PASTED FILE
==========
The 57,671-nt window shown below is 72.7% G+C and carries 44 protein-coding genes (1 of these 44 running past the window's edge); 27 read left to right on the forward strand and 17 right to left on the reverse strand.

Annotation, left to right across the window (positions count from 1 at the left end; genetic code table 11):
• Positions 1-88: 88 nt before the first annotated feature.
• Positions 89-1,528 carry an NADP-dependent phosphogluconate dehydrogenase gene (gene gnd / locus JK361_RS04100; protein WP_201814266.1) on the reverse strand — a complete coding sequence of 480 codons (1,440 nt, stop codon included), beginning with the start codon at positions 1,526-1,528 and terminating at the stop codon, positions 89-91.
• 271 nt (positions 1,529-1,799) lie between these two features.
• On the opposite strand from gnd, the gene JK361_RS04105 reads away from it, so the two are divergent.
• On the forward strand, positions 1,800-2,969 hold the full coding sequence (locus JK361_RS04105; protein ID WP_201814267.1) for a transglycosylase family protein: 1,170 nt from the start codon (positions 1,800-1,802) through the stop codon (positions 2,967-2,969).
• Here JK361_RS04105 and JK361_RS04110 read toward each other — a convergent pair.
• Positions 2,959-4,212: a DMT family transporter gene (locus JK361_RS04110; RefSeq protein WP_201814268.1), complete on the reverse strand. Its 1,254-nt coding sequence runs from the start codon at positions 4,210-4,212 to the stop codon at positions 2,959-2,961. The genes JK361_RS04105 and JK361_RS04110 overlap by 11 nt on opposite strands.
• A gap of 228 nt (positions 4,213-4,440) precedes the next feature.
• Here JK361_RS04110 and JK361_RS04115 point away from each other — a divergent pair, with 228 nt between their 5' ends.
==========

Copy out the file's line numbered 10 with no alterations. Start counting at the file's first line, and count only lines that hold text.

• A gap of 228 nt (positions 4,213-4,440) precedes the next feature.